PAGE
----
SHOPKEEPERS in a quiet town frightened by a recent spate of robberies and burglaries have ‘taken back control’ through a new collective scheme that targets criminals.

Denbigh Shop Watch, a scheme that enables the communication and sharing of information on misbehaviour between shopkeepers and the banning of offenders has been joined by more than 45 businesses after three months in operation.

The scheme, which works in conjunction with Denbigh Business Group and North Wales Police, was started by Wendy Evans, customer assistant at the Co-op in Denbigh who decided that action needed to be taken after a spate of crimes at commercial properties in the town between Christmas and Easter, including thefts at the Co-op, Daisy’s Milk Parlour and McColls, and robberies at HSBC and Denbigh petrol station.

Ms Evans had tried several times to get the scheme off the ground as she was aware of the its benefits, having already chaired the Denbigh Pub Watch, but she has been overwhelmed by the success of the shop scheme.

Ms Evans said: “There is so much positivity now; it feels like we have taken back the town.

“The scheme has gone from strength to strength and businesses are signing up at will.

“It’s a surprise this has been so successful, but I think it was music to many peoples’ ears.

“We have a no-nonsense attitude: we are not putting up with theft or anti-social behaviour anymore.

“The more businesses get on board, the stronger we get. We’re becoming a force to be reckoned with.

“Those who misbehave don’t want to be on the list as they know it will be such an inconvenience, so it is a successful deterrent.”

The police’s support, in the form of expert advice from Inspector Andy Kirkham, and PCSOs Kelly Elliot and Lucy Green, has involved the provision of experience and keeping members informed about incidents in the town that might pose a risk to shops’ safety.

Insp Kirkham has said: “I have been involved in similar schemes in Rhyl and Colwyn Bay which were a success, and I intend to bring my experience from those schemes to Denbigh.

“The police offer their support to the scheme by assisting with setting up the infrastructure and giving advice based on similar schemes that have worked elsewhere.

“We can’t go out and give forms to offenders before they commit an offence but this will stop repeat offenders and deter people from committing offences as they will not want to be banned from every shop in the town.”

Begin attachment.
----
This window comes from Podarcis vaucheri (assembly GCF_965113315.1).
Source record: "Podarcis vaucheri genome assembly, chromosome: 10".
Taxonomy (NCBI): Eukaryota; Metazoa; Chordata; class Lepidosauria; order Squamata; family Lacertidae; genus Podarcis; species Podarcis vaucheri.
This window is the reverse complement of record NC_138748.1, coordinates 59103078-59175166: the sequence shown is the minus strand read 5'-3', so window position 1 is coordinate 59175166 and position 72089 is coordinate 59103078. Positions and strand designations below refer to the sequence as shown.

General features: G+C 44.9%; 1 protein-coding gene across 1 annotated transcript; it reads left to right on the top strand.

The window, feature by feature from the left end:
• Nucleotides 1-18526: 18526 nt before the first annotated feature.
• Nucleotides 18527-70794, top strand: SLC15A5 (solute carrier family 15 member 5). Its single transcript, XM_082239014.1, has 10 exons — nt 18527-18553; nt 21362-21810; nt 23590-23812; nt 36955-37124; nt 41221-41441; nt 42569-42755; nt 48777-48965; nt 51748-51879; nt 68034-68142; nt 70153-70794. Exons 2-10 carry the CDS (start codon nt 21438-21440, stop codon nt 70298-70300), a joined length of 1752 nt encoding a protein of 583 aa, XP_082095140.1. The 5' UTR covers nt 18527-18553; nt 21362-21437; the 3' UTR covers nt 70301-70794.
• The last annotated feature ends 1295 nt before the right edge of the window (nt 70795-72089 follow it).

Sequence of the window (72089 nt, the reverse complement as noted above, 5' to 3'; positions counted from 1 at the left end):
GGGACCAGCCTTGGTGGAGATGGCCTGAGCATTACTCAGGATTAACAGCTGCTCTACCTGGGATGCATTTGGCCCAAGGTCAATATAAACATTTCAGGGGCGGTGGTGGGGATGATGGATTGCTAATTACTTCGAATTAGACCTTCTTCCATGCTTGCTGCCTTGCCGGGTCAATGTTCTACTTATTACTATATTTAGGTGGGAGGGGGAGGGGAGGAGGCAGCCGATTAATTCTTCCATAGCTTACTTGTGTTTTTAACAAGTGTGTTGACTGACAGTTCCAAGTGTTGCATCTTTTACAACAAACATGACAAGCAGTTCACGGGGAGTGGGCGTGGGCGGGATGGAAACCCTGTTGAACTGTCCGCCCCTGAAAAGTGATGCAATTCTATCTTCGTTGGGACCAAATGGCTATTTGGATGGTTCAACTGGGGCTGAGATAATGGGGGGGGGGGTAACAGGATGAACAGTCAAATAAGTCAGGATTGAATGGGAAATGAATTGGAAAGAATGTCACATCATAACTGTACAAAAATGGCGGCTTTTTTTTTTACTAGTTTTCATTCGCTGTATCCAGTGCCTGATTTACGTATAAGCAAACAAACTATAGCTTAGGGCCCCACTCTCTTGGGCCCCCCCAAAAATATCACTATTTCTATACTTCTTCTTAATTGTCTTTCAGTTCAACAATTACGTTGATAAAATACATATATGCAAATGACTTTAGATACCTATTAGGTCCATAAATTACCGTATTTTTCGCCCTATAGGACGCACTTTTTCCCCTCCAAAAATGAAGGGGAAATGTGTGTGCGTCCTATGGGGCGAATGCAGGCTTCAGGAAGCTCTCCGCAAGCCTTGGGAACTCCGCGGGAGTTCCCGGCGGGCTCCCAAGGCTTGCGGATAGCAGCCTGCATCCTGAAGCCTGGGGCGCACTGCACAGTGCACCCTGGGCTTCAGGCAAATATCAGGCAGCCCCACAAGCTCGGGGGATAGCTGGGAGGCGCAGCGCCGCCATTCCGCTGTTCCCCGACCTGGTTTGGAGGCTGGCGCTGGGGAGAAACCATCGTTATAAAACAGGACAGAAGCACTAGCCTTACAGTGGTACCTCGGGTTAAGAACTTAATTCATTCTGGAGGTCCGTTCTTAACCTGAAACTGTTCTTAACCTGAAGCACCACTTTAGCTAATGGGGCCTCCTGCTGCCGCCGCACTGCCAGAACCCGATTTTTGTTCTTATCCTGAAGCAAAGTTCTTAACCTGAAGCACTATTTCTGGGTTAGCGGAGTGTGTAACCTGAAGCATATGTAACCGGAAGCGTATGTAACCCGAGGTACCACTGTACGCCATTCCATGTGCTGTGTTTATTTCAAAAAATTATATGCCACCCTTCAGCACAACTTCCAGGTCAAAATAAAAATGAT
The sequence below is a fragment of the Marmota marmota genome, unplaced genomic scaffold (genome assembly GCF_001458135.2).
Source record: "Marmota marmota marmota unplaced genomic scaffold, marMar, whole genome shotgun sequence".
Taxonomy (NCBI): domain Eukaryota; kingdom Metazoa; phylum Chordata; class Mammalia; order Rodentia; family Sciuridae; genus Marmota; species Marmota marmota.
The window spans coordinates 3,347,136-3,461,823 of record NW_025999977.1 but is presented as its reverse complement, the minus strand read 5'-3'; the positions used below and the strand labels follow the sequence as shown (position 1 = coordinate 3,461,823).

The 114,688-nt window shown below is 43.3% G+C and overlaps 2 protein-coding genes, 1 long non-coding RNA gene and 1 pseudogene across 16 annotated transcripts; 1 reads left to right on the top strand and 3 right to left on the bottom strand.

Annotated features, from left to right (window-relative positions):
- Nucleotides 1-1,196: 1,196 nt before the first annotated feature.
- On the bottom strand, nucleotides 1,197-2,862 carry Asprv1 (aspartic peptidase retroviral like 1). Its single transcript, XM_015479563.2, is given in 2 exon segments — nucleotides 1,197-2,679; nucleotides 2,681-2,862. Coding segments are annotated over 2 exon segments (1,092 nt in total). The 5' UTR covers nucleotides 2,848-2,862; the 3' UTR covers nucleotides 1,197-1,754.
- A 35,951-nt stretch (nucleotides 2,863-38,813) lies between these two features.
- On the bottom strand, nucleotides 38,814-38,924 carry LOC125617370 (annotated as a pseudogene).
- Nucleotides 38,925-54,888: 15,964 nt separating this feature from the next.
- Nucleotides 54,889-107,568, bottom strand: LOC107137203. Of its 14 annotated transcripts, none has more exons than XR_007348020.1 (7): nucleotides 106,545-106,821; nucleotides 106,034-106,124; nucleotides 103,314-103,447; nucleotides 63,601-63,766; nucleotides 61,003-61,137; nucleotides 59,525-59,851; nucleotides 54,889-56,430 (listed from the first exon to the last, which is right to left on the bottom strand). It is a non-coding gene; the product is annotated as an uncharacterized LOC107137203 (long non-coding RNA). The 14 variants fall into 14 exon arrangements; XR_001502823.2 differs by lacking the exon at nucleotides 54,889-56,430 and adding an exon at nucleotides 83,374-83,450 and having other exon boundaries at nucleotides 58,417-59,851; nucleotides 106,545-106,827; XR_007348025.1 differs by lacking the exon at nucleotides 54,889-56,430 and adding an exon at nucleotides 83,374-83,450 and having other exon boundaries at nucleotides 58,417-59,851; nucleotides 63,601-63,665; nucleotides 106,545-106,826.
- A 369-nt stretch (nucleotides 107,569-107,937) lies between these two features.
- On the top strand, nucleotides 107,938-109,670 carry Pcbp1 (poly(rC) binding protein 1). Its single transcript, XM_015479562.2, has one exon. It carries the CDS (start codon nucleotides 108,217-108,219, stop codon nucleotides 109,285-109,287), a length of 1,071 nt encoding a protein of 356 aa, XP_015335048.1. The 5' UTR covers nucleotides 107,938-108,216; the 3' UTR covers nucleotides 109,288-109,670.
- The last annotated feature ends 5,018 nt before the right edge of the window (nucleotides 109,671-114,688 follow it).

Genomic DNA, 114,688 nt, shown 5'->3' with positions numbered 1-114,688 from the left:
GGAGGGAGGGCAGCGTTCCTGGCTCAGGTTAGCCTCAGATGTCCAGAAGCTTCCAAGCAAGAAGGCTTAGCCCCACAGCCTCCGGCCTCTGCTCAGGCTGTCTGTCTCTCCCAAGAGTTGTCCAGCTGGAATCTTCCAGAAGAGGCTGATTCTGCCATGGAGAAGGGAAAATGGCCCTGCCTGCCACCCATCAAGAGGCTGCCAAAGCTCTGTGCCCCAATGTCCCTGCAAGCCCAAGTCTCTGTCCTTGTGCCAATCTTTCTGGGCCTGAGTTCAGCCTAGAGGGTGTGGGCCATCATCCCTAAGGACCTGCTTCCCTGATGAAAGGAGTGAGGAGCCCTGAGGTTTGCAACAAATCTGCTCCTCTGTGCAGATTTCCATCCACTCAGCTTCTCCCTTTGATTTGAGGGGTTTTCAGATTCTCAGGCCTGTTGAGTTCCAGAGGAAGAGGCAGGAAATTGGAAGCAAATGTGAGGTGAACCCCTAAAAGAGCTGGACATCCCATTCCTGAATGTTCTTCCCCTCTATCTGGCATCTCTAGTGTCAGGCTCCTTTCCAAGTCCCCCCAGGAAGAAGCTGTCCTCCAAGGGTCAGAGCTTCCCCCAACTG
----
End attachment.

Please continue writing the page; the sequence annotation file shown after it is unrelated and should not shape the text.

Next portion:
A number of people are already on the list but cannot be named for data protection purposes.

Increased CCTV surveillance and radio communication between shops and North Wales Police has been put forward as a future development to buttress the scheme.

Peter Jones, chair of Denbigh Business Group: “The scheme started after business owners were upset about the violent crimes and minor thefts taking place in the town.

“Around that time you were dreading a phone call in the middle of the night to say your business is next; it’s not what you expect from a small town.

“The scheme has really taken off, with the help of the police who have been very supportive.

“The scheme has been very proactive and the majority of businesses have signed up or are in the process of doing so.”

Annie Bryan, owner of Denbigh Chocolate Shop, said: “The scheme is absolutely brilliant. All the shops are united.

“The chocolate shop was one of the lucky ones, but that is why the scheme started: enough is enough and we’re all standing together.”

Ben Jones, dispensary assistant at Cohen’s Chemists, said: “The scheme has given everyone an ease of mind.

“The police can only do so much and criminals think they can get away with it, but the shop watch has helped us take control and I feel like we have a grip over the situation.”

Mark Young, Lead Member for Corporate Standards for Denbighshire County Council, which involves the responsibility for community safety said: “There are problems with businesses worrying about break-ins; it is both stressful and costly.

“I fully endorse the shop watch scheme. Anything that makes businesses more at ease is great for them and the town.

“It is very important that businesses feel safe and that is more likely to happen in partnership.”